Several Langley agriculture growers and producers have received Buy Local grants to help promote local products.

Several Langley agriculture growers and producers have received Buy Local grants to help promote local products.

Langley producers benefit from Buy Local program

Provincial program helps producers promote their specialty products.

The Fraser Valley is home to an abundance of diverse, locally owned and operated agrifood businesses for British Columbians to explore and discover.

Residents and visitors in the valley are treated to fresh flavours from their backyards, all year round.

The provincial government’s Buy Local Program is supporting the B.C. agrifood and seafood industry with funding to increase sales and grow brand awareness. Seven companies in the Fraser Valley are receiving up to a combined total of $281,460 of Buy Local funding to develop promotional materials, advertising campaigns and participate in tradeshows and events.

* Since 2009, Backyard Vineyards has been producing award-winning varietals, blended, and bubbly wines from 100 per cent B.C. grapes that are grown on-site in their vineyard in the Township and complemented with fruit from the Fraser Valley and South Okanagan. It received $75,000 from the program.

“It’s incredibly important to support local farms and small business in British Columbia,” said winemaker James Cambridge. “The financial support provided through the Buy Local BC program allowed us to punch above our weight in a number of areas of our business, resulting in one of the most fruitful years we’ve had yet.”

* Dead Frog Brewery started in 2006 in Aldergrove. The craft beer company creates flavours offered all year round as well as seasonal specialty beers, such as Blueberry Blast Kettle Sour and Winter Beeracle Winter Ale. The program provided $70,000 to the business.

“The Buy Local funding has helped give us the resources to launch our Collect Experiences, Not Things campaign, which has led to some of our most successful products ever,” said CEO Derrick Smith. “With the funding, we’ve been able to get the word out on our new Dead Frog Dozen Mixer Pack and our seasonal Atomic Cherry Tart Cherry Ale, and increase sales over 300 per cent over last year for certain products.”

* Established in the early 1960s, Driediger Farms is a wholesale and retail producer and distributor of fresh and frozen berries. Grown on over 160 acres of land, their berries are available during the season from their on-farm retail market. Buy Local provided $56,675 in funding.

“Driediger Farms has been a part of the community for over 50 years, making us a trusted source of products for British Columbians. With the help from the provincial government’s Buy Local program, we are growing our brand awareness and increasing sales on the farm while promoting to new vendors in the market place,” said domestic marketing manager Jennifer Lavigne.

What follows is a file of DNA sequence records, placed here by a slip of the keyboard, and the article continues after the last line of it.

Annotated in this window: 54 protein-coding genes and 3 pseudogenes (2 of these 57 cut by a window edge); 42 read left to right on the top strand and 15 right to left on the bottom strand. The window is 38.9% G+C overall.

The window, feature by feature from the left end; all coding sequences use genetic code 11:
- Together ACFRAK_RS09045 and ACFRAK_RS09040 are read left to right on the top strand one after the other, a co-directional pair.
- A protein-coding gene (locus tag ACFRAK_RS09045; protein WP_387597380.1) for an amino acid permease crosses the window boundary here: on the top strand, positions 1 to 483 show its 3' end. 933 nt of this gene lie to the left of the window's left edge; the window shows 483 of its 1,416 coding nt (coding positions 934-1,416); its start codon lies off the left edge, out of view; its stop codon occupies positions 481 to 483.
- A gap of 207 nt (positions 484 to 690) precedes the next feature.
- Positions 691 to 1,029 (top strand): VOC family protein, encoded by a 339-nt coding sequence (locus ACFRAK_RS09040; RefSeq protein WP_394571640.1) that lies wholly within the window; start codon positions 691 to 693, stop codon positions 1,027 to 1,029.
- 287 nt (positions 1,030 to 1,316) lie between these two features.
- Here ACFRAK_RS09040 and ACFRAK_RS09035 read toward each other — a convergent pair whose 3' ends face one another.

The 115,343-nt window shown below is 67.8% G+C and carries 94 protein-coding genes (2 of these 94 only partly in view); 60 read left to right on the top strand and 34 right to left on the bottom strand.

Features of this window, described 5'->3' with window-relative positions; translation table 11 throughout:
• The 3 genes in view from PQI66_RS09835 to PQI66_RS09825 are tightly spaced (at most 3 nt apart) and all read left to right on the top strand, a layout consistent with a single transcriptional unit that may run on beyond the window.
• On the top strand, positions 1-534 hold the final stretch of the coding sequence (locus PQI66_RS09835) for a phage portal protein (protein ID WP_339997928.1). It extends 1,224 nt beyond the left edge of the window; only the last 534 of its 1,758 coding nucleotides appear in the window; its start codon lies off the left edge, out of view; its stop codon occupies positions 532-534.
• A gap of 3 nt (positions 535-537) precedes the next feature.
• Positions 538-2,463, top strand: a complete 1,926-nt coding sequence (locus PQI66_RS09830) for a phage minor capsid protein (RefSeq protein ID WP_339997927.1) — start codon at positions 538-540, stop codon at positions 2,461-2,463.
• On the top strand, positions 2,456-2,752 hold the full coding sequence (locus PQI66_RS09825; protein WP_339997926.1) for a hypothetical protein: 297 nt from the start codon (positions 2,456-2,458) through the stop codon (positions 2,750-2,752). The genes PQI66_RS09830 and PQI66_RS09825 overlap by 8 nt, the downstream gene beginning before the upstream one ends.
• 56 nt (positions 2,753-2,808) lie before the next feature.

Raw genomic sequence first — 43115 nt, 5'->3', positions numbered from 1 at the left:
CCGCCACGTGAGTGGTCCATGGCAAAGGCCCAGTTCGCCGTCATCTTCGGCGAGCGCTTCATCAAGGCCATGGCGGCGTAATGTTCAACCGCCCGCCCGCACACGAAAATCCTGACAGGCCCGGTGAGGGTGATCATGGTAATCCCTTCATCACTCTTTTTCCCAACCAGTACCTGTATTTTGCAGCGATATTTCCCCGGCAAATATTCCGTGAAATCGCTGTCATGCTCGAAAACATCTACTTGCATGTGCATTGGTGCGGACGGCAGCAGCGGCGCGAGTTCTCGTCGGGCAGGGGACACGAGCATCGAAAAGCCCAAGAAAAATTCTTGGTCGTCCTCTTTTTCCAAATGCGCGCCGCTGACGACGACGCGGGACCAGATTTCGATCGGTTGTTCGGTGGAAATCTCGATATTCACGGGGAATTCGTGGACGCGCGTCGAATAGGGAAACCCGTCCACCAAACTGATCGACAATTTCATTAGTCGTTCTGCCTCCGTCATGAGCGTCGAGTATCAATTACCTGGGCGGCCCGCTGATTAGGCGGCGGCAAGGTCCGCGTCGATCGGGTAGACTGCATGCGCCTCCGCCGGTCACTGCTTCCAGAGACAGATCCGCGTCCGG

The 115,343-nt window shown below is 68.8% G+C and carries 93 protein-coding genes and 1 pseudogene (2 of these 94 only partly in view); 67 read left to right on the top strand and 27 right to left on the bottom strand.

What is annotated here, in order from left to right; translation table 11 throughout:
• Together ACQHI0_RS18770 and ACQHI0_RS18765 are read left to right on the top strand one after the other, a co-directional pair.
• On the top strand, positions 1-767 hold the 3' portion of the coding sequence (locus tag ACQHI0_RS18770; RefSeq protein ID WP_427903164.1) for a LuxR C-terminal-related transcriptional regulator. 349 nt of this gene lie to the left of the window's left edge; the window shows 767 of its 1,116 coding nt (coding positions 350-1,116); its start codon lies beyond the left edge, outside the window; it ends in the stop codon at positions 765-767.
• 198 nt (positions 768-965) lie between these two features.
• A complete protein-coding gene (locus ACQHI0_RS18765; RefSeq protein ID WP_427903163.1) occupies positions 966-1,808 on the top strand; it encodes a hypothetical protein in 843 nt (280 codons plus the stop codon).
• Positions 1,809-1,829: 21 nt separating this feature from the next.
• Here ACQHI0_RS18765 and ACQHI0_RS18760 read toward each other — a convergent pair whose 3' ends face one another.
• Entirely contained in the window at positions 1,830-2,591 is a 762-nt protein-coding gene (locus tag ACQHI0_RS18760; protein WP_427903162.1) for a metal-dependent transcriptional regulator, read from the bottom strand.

* Vista D’Oro Farms is a culinary agritourism destination for British Columbians located in South Langley. It grows culinary herbs, orchard fruits and grapes on 10 acres, and produces and sells preserves from on-farm ingredients at the Farmgate Shop and Tasting Room. The business received $34,665.

* Processed and packaged in Langlgey, Gramma Dees Gourmet Snacks are vegetarian, vegan, and gluten free. Owner Doug Davidson was introduced to cheese bread in Brazil and became so fond of it that he and his family used an old family recipe to create Gramma Dees Gourmet Snacks so that all British Columbians can enjoy the Brazilian-style cheese bread. Buy Local provided $13,500.

“We believe that the Buy Local program is beneficial in so many ways,” Davidson said. “It supports local companies so they can create more jobs, give customers more product options and help preserve the environment. It’s a privilege to be a truly British Columbian company and it’s an honour to be part of this program.”

* Gojoy grows goji berries which are full of flavour and antioxidants. Owner Peter Breederland is operating the only goji berry farm in Canada. British Columbians are invited to the farm in Aldergrove during harvesting months to pick their own fresh goji berries. It received $12,320.

“We are very grateful for the support provided by the Buy Local grant,” said Gojoy’s Peter Breederland. “The funding has helped us to market, and easily access, our locally grown goji berries.”

The Buy Local program has received $8 million in B.C. government funding since 2012 to increase sales of locally grown and processed agrifood and seafood products within the province.

The B.C. government’s Agrifood and Seafood Strategic Growth Plan supports the building of domestic markets and maintaining a secure food supply. The plan is a component of the BC Jobs Plan, and the roadmap to leading the agrifoods sector to becoming a $15-billion-a-year industry by 2020.

The Buy Local program is administered by the Investment Agriculture Foundation of British Columbia. Applications are available at:

Langley Advance

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